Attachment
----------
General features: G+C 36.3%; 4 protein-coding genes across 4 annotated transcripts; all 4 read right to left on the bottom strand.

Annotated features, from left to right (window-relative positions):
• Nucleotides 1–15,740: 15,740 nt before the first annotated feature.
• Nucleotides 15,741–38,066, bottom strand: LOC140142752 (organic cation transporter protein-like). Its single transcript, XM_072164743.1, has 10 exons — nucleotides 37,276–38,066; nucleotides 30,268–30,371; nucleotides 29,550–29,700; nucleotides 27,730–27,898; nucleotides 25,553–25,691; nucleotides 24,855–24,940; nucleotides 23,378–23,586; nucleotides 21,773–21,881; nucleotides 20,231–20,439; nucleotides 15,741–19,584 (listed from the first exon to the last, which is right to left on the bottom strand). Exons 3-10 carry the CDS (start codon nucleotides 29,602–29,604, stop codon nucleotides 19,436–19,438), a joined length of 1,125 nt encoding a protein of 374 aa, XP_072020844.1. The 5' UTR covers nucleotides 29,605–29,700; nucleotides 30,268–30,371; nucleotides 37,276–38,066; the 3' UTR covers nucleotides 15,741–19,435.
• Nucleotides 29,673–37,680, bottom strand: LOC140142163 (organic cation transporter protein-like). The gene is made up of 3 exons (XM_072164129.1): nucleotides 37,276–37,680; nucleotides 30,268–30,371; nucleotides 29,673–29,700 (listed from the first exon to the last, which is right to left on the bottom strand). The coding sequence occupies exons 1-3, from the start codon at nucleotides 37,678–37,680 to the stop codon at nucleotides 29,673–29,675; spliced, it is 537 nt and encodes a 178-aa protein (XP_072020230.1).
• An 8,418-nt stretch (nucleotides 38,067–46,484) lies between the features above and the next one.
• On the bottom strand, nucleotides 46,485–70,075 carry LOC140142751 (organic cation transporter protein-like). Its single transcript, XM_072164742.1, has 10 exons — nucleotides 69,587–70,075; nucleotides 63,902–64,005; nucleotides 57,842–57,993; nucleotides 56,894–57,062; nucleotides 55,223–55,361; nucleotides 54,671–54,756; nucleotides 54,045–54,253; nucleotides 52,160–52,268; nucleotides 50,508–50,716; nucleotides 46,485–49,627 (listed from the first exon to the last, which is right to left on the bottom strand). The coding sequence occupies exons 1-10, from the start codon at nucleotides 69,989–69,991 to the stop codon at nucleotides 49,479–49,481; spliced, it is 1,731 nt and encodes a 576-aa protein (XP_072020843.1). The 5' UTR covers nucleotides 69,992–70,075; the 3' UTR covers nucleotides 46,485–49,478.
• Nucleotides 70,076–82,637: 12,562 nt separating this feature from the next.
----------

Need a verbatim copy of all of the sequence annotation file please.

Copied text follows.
General features: G+C 36.3%; 4 protein-coding genes across 4 annotated transcripts; all 4 read right to left on the bottom strand.

Annotated features, from left to right (window-relative positions):
• Nucleotides 1–15,740: 15,740 nt before the first annotated feature.
• Nucleotides 15,741–38,066, bottom strand: LOC140142752 (organic cation transporter protein-like). Its single transcript, XM_072164743.1, has 10 exons — nucleotides 37,276–38,066; nucleotides 30,268–30,371; nucleotides 29,550–29,700; nucleotides 27,730–27,898; nucleotides 25,553–25,691; nucleotides 24,855–24,940; nucleotides 23,378–23,586; nucleotides 21,773–21,881; nucleotides 20,231–20,439; nucleotides 15,741–19,584 (listed from the first exon to the last, which is right to left on the bottom strand). Exons 3-10 carry the CDS (start codon nucleotides 29,602–29,604, stop codon nucleotides 19,436–19,438), a joined length of 1,125 nt encoding a protein of 374 aa, XP_072020844.1. The 5' UTR covers nucleotides 29,605–29,700; nucleotides 30,268–30,371; nucleotides 37,276–38,066; the 3' UTR covers nucleotides 15,741–19,435.
• Nucleotides 29,673–37,680, bottom strand: LOC140142163 (organic cation transporter protein-like). The gene is made up of 3 exons (XM_072164129.1): nucleotides 37,276–37,680; nucleotides 30,268–30,371; nucleotides 29,673–29,700 (listed from the first exon to the last, which is right to left on the bottom strand). The coding sequence occupies exons 1-3, from the start codon at nucleotides 37,678–37,680 to the stop codon at nucleotides 29,673–29,675; spliced, it is 537 nt and encodes a 178-aa protein (XP_072020230.1).
• An 8,418-nt stretch (nucleotides 38,067–46,484) lies between the features above and the next one.
• On the bottom strand, nucleotides 46,485–70,075 carry LOC140142751 (organic cation transporter protein-like). Its single transcript, XM_072164742.1, has 10 exons — nucleotides 69,587–70,075; nucleotides 63,902–64,005; nucleotides 57,842–57,993; nucleotides 56,894–57,062; nucleotides 55,223–55,361; nucleotides 54,671–54,756; nucleotides 54,045–54,253; nucleotides 52,160–52,268; nucleotides 50,508–50,716; nucleotides 46,485–49,627 (listed from the first exon to the last, which is right to left on the bottom strand). The coding sequence occupies exons 1-10, from the start codon at nucleotides 69,989–69,991 to the stop codon at nucleotides 49,479–49,481; spliced, it is 1,731 nt and encodes a 576-aa protein (XP_072020843.1). The 5' UTR covers nucleotides 69,992–70,075; the 3' UTR covers nucleotides 46,485–49,478.
• Nucleotides 70,076–82,637: 12,562 nt separating this feature from the next.